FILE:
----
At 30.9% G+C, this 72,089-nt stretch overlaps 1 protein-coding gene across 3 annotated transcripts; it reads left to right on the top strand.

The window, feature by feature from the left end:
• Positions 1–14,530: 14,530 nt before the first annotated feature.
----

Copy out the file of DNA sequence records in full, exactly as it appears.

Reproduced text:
At 30.9% G+C, this 72,089-nt stretch overlaps 1 protein-coding gene across 3 annotated transcripts; it reads left to right on the top strand.

The window, feature by feature from the left end:
• Positions 1–14,530: 14,530 nt before the first annotated feature.